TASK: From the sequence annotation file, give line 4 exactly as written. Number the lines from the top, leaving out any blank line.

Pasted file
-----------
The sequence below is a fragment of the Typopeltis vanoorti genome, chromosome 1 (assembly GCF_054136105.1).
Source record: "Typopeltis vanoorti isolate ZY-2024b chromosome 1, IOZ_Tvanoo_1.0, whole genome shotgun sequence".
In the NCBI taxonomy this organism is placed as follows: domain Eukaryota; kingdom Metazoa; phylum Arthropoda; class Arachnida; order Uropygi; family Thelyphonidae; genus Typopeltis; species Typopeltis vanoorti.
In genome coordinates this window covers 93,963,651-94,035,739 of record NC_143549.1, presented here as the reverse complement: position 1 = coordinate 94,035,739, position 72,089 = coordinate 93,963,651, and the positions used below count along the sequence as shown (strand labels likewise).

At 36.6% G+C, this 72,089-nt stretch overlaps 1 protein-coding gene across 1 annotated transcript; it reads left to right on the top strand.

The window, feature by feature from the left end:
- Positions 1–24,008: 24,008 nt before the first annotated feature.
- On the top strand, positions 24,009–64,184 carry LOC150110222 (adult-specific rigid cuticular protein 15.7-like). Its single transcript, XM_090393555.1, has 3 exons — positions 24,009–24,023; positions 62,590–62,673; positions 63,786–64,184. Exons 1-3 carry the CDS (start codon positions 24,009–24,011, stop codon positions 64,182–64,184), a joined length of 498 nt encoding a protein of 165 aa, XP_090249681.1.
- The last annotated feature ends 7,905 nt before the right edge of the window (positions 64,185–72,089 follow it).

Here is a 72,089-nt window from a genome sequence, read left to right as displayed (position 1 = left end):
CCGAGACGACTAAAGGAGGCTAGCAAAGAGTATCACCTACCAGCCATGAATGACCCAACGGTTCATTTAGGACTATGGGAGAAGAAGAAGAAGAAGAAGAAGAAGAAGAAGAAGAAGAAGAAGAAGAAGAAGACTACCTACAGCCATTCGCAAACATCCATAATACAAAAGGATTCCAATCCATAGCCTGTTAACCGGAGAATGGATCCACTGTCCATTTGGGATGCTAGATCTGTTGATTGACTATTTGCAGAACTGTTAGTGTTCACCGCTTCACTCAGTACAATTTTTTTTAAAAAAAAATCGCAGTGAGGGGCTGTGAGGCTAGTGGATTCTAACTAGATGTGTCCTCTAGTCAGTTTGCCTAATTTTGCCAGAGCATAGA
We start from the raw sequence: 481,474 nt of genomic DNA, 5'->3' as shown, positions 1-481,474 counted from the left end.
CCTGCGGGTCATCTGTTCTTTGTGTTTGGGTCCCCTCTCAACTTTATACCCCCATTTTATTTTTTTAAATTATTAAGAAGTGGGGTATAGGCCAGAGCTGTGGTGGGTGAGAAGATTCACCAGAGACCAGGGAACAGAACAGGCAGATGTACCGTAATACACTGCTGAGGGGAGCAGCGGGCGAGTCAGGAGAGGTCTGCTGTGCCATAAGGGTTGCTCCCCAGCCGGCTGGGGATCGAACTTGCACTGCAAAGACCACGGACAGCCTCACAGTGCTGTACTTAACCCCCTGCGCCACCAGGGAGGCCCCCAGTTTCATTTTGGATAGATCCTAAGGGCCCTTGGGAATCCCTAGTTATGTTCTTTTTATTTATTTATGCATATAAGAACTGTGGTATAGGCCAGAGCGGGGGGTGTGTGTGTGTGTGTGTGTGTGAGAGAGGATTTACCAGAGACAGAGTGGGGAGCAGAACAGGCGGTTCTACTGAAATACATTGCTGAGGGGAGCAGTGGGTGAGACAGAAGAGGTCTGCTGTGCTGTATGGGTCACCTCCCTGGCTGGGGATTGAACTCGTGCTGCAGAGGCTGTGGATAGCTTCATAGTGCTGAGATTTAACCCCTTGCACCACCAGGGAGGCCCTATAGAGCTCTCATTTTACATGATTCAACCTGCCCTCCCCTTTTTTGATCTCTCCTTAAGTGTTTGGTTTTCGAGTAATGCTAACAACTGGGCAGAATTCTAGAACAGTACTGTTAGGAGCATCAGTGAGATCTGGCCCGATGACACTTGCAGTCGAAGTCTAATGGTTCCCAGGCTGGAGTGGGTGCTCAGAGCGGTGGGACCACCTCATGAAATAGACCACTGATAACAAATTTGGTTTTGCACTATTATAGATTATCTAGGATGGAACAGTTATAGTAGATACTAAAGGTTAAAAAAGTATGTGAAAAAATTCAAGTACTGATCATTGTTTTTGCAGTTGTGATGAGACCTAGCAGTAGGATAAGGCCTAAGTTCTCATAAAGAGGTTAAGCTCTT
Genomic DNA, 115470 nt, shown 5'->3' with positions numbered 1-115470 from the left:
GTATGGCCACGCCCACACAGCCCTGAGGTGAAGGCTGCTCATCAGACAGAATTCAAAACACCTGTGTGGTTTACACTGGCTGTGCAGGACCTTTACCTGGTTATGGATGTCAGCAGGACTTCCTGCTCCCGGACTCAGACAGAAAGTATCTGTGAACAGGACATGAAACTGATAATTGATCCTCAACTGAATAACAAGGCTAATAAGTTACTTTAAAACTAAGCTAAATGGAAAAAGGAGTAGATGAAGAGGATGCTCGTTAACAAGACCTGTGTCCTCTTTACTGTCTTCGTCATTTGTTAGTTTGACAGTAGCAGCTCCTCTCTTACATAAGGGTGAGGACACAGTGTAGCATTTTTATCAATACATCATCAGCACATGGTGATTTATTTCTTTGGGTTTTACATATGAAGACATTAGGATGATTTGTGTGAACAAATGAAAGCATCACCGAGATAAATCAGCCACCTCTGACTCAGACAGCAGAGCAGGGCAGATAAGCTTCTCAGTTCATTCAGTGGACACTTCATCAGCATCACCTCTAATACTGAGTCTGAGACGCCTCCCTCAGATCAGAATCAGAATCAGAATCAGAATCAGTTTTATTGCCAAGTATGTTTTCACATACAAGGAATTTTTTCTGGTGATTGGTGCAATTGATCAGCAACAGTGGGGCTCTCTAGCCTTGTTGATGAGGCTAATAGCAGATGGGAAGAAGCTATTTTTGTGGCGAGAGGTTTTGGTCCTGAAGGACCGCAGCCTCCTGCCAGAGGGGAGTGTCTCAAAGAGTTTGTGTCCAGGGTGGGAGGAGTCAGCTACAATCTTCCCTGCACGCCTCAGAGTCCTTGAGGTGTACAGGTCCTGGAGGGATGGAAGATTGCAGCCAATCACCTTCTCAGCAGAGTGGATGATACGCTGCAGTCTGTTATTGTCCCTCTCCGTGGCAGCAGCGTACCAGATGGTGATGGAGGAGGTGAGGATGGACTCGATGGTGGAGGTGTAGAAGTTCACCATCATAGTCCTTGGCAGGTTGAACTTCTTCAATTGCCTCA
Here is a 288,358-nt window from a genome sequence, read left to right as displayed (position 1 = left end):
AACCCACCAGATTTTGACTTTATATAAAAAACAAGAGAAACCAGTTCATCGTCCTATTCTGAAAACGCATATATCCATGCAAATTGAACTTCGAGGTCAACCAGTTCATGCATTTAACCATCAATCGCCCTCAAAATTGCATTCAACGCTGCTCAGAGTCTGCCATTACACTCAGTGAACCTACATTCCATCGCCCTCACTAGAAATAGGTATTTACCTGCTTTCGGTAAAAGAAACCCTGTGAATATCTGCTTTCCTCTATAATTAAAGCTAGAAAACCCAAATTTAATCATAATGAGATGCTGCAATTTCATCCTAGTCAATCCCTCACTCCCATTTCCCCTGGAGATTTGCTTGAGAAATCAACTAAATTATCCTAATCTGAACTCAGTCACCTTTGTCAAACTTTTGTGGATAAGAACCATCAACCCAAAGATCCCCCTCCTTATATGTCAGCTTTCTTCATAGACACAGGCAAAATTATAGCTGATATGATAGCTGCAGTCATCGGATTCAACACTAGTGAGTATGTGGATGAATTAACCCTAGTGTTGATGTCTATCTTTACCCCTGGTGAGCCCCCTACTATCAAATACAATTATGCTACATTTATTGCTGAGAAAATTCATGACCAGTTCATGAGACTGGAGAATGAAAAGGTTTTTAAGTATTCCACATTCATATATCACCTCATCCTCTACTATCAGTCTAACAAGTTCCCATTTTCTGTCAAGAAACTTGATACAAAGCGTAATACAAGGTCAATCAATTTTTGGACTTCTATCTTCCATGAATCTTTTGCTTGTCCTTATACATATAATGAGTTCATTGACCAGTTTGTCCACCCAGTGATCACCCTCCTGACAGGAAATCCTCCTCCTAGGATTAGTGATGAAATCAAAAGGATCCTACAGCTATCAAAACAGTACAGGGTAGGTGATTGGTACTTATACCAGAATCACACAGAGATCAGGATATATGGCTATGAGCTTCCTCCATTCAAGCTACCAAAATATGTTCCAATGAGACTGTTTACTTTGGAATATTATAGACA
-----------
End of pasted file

In genome coordinates this window covers 93,963,651-94,035,739 of record NC_143549.1, presented here as the reverse complement: position 1 = coordinate 94,035,739, position 72,089 = coordinate 93,963,651, and the positions used below count along the sequence as shown (strand labels likewise).